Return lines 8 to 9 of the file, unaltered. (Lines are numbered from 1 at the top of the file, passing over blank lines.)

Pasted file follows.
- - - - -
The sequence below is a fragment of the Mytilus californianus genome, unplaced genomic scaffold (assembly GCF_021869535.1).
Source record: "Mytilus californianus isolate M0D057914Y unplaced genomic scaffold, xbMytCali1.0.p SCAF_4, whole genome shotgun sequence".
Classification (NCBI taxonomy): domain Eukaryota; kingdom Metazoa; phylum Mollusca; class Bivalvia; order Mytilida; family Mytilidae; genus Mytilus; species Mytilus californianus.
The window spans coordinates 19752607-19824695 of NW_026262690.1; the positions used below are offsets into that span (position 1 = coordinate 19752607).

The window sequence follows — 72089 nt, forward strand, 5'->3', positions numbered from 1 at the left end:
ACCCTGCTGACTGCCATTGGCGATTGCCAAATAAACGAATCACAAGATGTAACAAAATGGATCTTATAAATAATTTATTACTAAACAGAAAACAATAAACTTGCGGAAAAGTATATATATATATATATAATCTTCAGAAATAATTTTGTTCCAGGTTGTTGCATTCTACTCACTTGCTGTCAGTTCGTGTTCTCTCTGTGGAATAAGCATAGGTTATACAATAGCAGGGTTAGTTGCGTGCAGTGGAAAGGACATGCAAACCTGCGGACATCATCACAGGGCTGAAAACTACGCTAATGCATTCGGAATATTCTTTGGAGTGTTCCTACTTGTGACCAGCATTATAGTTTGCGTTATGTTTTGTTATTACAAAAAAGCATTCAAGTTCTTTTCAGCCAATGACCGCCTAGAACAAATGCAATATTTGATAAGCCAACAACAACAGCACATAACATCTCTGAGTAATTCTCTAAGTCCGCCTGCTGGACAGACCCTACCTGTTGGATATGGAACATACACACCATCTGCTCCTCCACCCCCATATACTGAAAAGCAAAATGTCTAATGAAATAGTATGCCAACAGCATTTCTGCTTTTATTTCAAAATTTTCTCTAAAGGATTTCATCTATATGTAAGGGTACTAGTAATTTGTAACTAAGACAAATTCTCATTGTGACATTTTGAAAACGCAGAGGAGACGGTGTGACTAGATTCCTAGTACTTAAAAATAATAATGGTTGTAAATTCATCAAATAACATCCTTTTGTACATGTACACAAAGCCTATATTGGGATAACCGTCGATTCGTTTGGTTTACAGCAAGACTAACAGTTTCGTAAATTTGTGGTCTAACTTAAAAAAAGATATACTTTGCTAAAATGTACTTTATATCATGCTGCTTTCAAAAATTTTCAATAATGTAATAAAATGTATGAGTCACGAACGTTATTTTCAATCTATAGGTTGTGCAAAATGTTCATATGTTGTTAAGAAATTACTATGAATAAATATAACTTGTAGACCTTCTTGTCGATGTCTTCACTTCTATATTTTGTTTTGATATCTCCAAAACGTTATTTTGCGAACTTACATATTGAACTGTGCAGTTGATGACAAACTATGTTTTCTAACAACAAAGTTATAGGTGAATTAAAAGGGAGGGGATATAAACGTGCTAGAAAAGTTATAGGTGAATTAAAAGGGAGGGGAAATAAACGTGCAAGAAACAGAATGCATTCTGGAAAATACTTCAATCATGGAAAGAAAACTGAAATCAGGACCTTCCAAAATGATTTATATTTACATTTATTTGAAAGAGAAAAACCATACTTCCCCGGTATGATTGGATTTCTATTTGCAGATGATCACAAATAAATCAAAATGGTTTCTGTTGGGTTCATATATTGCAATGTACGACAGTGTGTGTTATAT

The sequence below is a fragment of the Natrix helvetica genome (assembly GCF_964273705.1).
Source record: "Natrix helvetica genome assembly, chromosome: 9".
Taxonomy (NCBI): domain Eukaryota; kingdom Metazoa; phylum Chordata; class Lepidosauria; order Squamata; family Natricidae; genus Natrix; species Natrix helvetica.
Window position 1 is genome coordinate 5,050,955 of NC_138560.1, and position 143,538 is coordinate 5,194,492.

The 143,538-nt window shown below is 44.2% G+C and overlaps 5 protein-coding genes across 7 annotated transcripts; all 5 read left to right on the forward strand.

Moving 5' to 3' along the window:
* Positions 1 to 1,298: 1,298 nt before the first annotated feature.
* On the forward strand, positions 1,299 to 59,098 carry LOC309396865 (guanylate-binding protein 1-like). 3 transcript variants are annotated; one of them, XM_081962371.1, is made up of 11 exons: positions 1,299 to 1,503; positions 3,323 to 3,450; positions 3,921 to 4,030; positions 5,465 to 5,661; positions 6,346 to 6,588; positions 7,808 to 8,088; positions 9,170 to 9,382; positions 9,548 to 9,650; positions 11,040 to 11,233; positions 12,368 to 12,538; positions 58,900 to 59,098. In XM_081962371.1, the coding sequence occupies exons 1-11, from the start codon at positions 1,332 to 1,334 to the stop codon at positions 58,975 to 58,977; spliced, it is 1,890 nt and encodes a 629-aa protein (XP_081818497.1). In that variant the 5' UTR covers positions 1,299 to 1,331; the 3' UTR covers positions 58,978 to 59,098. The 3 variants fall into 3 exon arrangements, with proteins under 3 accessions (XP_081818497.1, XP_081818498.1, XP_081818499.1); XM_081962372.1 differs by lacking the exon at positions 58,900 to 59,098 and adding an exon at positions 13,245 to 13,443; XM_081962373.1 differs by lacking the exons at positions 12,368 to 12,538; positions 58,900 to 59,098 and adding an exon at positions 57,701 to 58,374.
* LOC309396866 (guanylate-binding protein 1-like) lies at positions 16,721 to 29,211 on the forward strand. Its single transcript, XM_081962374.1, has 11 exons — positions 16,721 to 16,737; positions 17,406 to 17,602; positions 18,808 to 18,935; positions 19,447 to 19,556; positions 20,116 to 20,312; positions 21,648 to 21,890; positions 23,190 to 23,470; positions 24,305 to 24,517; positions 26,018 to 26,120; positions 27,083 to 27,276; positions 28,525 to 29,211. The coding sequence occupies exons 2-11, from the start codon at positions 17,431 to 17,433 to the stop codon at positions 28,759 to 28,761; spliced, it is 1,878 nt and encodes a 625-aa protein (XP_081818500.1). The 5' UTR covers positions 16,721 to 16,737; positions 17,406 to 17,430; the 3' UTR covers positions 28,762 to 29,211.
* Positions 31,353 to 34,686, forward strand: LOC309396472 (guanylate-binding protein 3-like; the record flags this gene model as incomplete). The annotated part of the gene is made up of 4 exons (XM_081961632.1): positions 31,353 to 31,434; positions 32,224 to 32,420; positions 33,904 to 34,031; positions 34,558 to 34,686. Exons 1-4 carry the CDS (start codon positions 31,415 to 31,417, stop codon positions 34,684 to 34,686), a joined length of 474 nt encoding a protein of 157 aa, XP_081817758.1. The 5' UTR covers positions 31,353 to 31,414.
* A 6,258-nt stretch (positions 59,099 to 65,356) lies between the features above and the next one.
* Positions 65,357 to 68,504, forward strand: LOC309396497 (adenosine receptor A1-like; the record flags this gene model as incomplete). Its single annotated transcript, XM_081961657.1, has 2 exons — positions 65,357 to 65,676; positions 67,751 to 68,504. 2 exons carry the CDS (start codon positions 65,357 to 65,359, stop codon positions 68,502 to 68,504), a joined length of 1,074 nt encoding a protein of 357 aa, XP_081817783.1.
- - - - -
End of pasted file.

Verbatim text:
Source record: "Natrix helvetica genome assembly, chromosome: 9".
Taxonomy (NCBI): domain Eukaryota; kingdom Metazoa; phylum Chordata; class Lepidosauria; order Squamata; family Natricidae; genus Natrix; species Natrix helvetica.